Managing People:
Effective Management Styles in a Small Business

The management styles of business owners vary greatly according to the personality, experience and skills of each individual. There’s not necessarily a right or wrong way to manage people as long as it works for your business.

Business Coaching Insight:

It's often true that ‘people join a company but leave a manager’

However, having said that, managing people is a source of difficulty for many small (and even large) businesses and it is something that a good coach can really help with.  

Many a small business owner has thrown their arms up in dismay and vowed to go back to being a one-man-band.

It can be a frustrating process learning how to recruit, retain and reward employees as well as getting them to come together as an effective team.  There are a lot of lessons to be learned but it's critical to get right because your employees are your most important asset and you can't grow very far without them. 

The two extremes:

1. Autocratic - where the manager makes all the decisions alone

2. Democratic - where the manager involves employees in decisions

There are pro's and con's to each of these styles. Autocratic management styles, where the boss controls everything, tend to create a culture of dependence which is hopeless for business owners. Businesses can come to a grinding halt when the 'controlling' boss leaves town for a few days.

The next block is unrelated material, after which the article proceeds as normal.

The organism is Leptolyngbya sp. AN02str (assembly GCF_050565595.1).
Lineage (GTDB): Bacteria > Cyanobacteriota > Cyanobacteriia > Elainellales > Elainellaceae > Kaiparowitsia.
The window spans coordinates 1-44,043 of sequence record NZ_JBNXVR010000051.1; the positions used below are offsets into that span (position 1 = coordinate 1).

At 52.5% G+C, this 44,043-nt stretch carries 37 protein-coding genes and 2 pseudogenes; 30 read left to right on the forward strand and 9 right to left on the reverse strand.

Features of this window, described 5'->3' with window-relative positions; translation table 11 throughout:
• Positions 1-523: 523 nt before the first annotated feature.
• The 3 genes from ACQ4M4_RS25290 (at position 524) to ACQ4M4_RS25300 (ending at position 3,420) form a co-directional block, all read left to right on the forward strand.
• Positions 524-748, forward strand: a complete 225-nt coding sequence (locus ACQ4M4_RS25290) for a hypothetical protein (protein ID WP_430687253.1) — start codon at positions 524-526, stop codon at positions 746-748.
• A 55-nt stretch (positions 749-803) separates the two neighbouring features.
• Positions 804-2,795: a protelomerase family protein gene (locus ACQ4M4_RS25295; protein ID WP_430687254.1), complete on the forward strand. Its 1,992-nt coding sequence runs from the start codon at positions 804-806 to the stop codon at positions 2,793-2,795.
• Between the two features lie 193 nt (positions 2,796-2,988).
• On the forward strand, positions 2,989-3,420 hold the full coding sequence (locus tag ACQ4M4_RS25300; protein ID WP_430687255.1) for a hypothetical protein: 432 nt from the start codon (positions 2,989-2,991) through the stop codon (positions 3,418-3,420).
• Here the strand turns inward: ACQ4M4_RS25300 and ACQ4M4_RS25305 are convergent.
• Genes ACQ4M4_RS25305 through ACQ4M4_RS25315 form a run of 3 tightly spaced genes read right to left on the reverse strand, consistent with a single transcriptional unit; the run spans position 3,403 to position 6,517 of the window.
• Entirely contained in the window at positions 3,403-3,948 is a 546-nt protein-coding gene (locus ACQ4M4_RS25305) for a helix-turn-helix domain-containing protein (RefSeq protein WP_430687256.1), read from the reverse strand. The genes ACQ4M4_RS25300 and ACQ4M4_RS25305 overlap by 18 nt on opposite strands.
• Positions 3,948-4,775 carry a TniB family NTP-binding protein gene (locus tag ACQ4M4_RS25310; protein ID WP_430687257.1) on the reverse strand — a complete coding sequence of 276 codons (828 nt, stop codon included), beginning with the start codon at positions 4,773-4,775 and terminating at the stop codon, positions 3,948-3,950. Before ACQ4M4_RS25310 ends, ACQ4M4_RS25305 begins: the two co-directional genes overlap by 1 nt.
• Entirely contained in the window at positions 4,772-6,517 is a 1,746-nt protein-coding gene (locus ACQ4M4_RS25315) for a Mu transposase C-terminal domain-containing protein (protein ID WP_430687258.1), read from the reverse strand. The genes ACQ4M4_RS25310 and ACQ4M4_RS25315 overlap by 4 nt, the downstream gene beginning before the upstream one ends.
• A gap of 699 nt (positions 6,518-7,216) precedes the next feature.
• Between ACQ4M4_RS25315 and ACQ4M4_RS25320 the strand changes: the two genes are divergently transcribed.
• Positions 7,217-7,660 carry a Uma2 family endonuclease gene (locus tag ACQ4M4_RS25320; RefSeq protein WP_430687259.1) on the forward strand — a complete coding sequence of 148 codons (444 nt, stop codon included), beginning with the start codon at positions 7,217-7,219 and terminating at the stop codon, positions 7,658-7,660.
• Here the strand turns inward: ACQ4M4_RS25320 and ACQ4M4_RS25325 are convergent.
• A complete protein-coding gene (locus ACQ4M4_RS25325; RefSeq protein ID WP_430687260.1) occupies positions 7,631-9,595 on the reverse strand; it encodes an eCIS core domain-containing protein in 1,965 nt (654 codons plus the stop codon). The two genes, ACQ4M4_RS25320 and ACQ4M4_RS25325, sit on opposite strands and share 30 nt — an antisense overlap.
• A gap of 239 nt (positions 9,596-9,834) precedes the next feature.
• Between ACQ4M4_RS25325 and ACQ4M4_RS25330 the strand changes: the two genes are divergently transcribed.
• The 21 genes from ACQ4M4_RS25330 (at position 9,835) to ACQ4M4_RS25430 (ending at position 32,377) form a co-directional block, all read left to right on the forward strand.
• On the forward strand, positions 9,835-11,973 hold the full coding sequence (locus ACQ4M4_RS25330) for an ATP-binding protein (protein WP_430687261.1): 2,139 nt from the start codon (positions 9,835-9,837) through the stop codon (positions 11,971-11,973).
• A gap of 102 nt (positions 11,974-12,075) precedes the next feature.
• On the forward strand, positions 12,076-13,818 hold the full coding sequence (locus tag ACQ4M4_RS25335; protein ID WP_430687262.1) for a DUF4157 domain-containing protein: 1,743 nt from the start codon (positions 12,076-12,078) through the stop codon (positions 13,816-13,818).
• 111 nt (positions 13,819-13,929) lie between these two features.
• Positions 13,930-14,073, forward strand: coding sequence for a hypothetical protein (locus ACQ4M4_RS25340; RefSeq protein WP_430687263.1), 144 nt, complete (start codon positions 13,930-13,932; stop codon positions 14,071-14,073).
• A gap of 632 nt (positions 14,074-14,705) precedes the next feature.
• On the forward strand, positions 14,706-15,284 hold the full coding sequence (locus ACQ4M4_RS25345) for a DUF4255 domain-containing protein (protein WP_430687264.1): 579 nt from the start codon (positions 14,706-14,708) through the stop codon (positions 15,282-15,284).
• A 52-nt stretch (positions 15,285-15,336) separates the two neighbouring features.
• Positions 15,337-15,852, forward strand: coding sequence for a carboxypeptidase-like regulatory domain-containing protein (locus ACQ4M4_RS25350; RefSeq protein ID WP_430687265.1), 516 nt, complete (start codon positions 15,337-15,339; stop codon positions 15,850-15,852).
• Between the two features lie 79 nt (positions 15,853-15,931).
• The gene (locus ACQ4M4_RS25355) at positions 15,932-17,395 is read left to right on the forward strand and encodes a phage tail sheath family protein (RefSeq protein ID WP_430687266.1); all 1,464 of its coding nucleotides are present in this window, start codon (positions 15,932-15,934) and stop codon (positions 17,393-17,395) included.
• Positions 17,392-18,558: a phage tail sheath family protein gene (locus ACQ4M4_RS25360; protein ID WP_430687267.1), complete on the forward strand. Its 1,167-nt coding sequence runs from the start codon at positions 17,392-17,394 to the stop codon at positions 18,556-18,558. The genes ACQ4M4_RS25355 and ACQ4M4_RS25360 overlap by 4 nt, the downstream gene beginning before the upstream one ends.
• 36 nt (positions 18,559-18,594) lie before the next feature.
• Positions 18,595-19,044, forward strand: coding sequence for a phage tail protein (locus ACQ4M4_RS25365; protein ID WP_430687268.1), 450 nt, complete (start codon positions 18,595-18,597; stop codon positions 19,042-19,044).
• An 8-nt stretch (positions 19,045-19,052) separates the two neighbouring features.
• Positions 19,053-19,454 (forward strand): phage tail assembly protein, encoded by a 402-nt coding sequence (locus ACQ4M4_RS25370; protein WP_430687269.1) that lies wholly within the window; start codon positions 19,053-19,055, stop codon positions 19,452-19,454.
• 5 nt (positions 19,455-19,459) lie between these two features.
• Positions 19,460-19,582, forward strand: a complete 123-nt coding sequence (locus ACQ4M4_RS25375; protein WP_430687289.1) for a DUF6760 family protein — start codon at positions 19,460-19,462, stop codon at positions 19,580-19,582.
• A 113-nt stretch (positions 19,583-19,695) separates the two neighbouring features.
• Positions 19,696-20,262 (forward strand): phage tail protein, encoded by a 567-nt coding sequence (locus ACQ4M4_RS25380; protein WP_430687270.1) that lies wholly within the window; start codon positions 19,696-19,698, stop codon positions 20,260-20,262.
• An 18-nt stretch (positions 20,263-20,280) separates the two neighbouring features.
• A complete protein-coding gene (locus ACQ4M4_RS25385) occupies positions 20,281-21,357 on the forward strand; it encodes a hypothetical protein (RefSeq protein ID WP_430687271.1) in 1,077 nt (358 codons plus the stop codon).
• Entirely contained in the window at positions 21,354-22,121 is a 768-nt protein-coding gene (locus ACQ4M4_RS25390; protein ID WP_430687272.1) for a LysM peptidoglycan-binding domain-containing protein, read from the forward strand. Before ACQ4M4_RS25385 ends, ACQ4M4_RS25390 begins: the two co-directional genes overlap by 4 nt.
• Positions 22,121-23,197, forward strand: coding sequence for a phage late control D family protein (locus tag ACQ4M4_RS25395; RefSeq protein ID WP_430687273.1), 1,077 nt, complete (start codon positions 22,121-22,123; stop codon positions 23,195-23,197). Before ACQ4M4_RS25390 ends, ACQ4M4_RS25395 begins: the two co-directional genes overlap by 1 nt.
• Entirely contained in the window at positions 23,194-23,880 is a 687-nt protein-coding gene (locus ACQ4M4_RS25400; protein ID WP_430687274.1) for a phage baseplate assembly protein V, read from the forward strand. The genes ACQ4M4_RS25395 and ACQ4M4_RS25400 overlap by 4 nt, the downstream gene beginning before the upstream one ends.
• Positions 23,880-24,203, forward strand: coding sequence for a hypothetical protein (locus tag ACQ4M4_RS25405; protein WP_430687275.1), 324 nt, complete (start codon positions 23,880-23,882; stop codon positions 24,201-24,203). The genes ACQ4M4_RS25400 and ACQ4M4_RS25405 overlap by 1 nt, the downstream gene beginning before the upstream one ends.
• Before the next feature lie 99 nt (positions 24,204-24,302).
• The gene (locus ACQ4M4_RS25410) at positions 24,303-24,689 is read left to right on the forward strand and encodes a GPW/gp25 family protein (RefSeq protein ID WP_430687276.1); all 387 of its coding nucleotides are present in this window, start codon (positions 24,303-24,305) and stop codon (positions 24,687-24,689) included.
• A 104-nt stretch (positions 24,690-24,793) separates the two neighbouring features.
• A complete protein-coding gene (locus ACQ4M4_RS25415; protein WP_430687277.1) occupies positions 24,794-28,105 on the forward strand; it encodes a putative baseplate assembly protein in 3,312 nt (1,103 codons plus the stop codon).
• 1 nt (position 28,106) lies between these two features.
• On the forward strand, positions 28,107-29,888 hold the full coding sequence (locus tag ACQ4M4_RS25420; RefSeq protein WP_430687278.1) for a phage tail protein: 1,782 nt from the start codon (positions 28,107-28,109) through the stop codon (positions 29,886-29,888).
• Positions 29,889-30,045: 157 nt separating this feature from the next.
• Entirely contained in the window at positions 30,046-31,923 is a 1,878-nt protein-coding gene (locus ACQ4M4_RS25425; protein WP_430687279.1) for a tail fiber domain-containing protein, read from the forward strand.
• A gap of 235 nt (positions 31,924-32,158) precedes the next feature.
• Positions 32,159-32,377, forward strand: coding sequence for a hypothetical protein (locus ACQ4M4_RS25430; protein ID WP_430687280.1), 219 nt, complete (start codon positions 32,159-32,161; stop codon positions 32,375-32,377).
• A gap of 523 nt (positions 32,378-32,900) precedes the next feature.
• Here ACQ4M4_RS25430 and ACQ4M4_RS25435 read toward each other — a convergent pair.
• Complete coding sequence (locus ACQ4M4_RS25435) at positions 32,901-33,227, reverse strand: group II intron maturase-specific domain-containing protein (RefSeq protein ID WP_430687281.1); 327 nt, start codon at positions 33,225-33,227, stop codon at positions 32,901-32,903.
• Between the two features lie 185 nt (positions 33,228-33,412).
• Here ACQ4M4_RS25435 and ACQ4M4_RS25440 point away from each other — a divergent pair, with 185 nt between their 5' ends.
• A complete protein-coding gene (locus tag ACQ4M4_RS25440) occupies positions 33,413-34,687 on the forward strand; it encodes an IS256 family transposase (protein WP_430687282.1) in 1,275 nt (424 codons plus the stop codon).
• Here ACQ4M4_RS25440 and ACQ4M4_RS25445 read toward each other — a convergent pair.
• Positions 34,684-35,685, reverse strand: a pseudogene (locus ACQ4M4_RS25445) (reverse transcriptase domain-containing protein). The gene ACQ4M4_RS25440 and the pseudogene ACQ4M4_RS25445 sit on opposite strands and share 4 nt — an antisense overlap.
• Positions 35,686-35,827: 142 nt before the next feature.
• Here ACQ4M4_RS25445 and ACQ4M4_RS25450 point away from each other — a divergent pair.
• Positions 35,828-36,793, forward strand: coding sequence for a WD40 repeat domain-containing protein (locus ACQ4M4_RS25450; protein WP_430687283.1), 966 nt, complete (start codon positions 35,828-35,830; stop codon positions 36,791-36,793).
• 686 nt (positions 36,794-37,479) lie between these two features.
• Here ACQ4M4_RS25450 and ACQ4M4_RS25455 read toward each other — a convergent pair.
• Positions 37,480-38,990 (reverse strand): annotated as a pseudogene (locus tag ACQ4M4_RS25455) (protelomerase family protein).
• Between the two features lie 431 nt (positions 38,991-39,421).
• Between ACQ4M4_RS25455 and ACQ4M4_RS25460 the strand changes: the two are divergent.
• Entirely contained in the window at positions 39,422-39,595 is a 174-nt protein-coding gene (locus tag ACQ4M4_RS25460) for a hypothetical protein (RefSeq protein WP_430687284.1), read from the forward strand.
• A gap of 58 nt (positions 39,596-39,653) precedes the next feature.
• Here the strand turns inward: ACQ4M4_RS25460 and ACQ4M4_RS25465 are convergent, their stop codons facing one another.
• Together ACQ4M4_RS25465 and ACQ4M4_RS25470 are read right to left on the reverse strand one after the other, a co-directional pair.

Not only does this style of management create dependence on the boss to make decisions, it also results in lower job satisfaction because there's less communication and employees feel less engaged.

Business owners are often better served by more democratic management styles that promote proactivity, responsibility and individual leadership.

This creates a happier and more independent team that's able to prosper even in your absence.


What Makes a Good Manager?

Taking on more employees often seems like a lot of hassle for business owners - you can take on more work but you also inherit staffing issues along with it. But being a manager is a necessary part of expanding your business.

Micro-Managing: Why it Can be Detrimental to Your Business

Entrepreneurs may be used to leveraging finance but it's also a concept that applies to your team

Top 5 Management Skills for Business Owners to Develop

These 5 specific skills are the basic building blocks for becoming a good manager.

Definitions: What Management is and How it Differs to Leadership

Business owners have to wear several hats including the two most important, those of manager and leader. Understanding the difference between the two can help you understand what tasks need to be done. 

Dealing with Difficult Employees

All business owners experience having to manage difficult employees at some point.

Remote Employees: Tips for Managing From a Distance

Hiring freelancers, contractors and home-based employees is a great way to make cost savings but management styles may need adjusting.

Recruitment: Contractors or Employees

There are many pro's and con's to consider when deciding whether to hire freelancers or employees.

Staff Appraisals: How to Evaluate Employee Performance

Employees often need a 'sense of progression' to feel motivated and formalizing appraisals is one way to get this need met

Employee Training: How to Pull Together a Staff Training Program

Even if you don't have a huge budget to invest in staff training, it is still important to have a structure in place for developing staff.

Firing Employees: Tips for Letting People Go

The not so pretty side of owning a business is that at some point you will probably have to fire somebody



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